Student devices can be mirrored as well. A student can activate mirroring from his device to the Mac running Reflection to instantly share ideas and their work. A student might have a graph made in Doodle Buddy to show the class. Mirror it! Another student might have made a book trailer with PuppetPals HD and wants to play it for the class. Mirror it! Groups of students made ShowMe screencasts to teach the rest of the class how to reduce fractions. There's nothing stopping them from mirroring!
Reflection is also great for making screencasts of what you seen iPad or iPhone's screen. You can use fancy or free software to record what's on the Mac's screen. However, the easiest way may be using QuickTime, which is on every Mac. Read how to record your screen with QuickTime. I foresee lots of tutorials and app reviews being made this way.
How about another use for Reflection? Teachers can monitor what students are doing on their devices. At least three devices can be mirrored simultaneously to one Mac. I don't know the limit because I only had three devices to test at the time. Each device that mirrors shrinks the others on the Mac's screen. So even if you could mirror a whole class set, the screens would be far to small to view. But, certain students who might be on iPad "probation" may be required to mirror to the teacher's computer for monitoring. The teacher's computer wouldn't be projecting--it would just be for the teacher to oversee what's happening on the device.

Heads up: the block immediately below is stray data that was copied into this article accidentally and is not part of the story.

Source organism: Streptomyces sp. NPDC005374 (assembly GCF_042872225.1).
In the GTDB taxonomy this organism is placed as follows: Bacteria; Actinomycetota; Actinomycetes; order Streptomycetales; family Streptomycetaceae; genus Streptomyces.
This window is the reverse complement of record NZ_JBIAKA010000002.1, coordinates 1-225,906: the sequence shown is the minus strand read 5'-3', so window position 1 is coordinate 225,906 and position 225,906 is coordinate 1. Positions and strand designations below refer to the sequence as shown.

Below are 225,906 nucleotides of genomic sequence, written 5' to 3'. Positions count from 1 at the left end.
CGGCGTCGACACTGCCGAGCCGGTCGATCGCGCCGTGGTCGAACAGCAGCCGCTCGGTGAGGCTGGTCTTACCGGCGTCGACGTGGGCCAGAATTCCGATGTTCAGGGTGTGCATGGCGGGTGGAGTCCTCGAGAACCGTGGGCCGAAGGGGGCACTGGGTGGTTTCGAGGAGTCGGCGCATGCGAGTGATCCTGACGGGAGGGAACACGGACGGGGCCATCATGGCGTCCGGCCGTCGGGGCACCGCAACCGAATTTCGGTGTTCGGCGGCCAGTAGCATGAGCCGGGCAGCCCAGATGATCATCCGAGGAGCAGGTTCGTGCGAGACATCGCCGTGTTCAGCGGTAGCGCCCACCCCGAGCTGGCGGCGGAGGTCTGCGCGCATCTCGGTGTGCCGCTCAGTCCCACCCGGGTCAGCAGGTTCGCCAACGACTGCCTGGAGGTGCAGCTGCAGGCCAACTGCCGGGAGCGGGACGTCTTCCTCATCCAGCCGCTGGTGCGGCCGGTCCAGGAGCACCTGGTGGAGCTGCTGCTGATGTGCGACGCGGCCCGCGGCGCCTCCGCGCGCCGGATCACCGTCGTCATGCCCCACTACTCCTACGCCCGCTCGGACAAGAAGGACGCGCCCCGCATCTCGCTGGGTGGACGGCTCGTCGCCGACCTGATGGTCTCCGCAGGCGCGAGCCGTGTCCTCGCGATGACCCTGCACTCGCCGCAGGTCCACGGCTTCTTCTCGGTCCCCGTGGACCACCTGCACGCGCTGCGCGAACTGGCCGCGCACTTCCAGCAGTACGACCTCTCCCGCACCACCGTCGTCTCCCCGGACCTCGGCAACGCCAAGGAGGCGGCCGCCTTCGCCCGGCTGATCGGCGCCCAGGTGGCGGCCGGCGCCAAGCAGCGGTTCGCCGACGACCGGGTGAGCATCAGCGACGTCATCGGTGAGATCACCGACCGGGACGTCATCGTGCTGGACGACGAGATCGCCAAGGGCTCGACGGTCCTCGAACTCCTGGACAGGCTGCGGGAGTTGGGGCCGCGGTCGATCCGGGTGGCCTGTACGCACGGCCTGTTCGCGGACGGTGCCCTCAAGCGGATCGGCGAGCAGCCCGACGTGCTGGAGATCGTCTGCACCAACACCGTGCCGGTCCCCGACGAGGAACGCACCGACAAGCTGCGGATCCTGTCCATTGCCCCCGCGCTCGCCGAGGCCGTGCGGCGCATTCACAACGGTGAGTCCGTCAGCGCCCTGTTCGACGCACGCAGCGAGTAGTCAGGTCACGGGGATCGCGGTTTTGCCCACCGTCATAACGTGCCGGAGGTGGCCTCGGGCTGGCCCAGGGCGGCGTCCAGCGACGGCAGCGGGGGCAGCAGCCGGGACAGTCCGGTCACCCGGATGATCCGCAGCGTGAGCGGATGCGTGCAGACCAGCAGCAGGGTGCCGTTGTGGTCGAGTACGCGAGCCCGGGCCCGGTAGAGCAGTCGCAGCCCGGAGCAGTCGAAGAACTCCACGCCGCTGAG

One more idea for you: With Reflection and Airplay, you can turn an iPad or iPhone into a wireless document camera. Simply launch the Camera app on the device and what's seen by the camera is seen on your computer screen and projector. You can prop iPad off a box or crate or buy or make some contraption and point it at a book, student art, magazine picture, science experiment--anything that shows up on the camera can be projected for an audience.
What else might you need to know?
- Currently only iPad 2 and iPhone 4S support AirPlay mirroring.
- Reflection requires a Mac running OS X 10.6 or higher.
- You can try Reflection for free, but it will shut down after 10 minutes.
- A single license for Reflection is $14.99. It's $49.99 for 5 licenses.
- You can choose to have an iPad or iPhone frame to be displayed around the screen. Or, you can choose to go full screen on the Mac. Full screen doesn't scale to take up the entire display unless you set it to a low resolution.
- When mirroring, rotate the device's screen and it will appear rotated on the Mac as well.
- The Mac and the device must be on the same Wi-Fi network.
- You can set Reflection to require a password from the device before it can AirPlay to your computer. This is important so that not just anyone can suddenly have their iPad show up on your screen.